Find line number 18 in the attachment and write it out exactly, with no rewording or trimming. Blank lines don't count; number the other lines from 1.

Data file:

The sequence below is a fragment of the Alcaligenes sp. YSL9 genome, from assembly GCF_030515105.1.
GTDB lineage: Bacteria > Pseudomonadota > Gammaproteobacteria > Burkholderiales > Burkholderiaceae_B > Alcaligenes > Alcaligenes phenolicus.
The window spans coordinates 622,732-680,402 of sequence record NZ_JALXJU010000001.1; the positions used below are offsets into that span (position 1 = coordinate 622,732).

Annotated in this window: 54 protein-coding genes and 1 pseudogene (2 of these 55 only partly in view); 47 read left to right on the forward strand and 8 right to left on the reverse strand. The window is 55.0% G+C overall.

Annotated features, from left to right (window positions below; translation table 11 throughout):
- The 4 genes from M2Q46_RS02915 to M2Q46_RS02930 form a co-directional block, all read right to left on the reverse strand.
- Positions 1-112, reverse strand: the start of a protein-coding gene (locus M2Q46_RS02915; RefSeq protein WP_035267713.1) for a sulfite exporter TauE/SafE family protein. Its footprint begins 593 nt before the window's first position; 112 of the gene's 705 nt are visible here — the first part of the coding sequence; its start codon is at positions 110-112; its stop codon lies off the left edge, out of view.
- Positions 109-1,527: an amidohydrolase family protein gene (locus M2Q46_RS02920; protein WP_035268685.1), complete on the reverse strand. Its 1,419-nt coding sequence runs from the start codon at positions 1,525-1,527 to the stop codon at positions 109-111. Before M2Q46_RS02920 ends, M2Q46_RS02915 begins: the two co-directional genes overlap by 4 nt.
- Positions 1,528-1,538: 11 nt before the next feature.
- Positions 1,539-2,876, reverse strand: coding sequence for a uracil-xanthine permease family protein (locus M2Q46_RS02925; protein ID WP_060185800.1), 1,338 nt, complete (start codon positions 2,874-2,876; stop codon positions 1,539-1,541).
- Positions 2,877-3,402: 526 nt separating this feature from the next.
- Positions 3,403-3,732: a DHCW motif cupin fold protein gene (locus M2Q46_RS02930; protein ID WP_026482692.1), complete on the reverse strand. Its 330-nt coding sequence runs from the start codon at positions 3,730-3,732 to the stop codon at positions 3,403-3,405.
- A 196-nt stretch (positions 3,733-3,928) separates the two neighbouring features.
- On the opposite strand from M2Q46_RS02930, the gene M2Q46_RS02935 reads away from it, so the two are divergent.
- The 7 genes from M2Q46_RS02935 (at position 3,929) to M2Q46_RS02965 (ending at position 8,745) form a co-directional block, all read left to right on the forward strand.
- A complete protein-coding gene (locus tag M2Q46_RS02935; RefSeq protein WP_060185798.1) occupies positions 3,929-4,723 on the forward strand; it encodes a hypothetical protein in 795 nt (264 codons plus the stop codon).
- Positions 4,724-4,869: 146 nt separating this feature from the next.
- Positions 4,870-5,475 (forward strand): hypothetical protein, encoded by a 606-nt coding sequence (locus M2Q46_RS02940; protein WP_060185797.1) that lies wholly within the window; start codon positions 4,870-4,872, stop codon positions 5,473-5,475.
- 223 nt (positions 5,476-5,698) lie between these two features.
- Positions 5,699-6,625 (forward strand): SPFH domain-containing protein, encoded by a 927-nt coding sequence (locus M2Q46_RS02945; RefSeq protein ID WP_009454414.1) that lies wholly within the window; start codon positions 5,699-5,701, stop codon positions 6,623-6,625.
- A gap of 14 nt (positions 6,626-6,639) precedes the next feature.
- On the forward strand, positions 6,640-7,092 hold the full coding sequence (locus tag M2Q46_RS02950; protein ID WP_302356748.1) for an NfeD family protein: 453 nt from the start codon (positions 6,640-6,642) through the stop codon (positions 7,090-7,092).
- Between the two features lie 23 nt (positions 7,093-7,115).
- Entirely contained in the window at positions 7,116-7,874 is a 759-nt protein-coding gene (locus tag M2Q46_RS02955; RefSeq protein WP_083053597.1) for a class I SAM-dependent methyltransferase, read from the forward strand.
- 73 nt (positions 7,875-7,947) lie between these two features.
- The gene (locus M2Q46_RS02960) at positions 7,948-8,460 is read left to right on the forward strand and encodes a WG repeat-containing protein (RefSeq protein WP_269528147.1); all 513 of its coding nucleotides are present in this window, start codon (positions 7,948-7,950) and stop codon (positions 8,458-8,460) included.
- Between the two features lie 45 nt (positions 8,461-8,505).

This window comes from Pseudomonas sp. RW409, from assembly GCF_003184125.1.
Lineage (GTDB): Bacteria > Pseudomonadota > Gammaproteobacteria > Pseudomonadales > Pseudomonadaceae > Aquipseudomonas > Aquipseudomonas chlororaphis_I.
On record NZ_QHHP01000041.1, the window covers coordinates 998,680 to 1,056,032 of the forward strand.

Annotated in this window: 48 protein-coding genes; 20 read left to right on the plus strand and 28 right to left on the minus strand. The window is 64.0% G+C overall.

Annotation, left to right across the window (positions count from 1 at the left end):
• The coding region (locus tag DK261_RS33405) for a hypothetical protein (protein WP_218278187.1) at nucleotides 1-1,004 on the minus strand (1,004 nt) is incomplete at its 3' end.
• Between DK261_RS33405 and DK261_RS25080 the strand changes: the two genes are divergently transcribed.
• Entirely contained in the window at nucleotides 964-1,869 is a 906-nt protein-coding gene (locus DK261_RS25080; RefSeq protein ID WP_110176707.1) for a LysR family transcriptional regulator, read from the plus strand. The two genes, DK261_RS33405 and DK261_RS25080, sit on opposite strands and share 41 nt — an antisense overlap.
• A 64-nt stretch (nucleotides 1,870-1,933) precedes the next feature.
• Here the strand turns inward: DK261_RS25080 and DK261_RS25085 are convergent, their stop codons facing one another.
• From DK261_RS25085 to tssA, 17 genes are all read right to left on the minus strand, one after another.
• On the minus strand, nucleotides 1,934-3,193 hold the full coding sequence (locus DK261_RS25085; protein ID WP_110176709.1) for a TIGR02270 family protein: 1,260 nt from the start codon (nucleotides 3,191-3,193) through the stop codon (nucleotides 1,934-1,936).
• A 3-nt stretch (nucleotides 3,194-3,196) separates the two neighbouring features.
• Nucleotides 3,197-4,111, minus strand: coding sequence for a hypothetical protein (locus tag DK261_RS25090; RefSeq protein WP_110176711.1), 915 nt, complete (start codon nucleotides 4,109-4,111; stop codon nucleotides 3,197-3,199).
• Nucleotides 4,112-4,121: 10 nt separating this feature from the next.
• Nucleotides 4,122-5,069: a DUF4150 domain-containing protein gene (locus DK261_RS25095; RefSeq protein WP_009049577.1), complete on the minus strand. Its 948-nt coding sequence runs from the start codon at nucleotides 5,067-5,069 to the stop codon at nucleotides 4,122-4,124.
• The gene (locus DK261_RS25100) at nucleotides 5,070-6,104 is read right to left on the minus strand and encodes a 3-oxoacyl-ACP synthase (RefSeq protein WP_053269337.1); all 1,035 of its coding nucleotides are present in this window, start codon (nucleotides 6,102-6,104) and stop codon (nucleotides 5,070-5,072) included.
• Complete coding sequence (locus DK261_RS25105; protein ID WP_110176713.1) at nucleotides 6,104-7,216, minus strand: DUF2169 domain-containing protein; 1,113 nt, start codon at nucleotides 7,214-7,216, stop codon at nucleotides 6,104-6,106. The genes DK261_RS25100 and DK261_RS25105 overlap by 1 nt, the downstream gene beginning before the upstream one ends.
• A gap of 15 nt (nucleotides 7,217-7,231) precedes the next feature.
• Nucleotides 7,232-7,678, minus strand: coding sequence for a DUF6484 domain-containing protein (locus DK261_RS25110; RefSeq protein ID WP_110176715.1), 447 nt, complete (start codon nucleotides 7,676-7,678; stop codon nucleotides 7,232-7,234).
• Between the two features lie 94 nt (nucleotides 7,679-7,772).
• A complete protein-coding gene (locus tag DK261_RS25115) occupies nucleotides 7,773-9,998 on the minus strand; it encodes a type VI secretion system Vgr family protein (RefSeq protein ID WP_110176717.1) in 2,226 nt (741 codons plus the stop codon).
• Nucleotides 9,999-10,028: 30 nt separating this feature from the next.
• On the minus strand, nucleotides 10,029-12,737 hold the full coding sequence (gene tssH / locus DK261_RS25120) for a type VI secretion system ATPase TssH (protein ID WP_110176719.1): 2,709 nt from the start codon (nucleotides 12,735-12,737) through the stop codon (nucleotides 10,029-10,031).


- Positions 4,870-5,475 (forward strand): hypothetical protein, encoded by a 606-nt coding sequence (locus M2Q46_RS02940; protein WP_060185797.1) that lies wholly within the window; start codon positions 4,870-4,872, stop codon positions 5,473-5,475.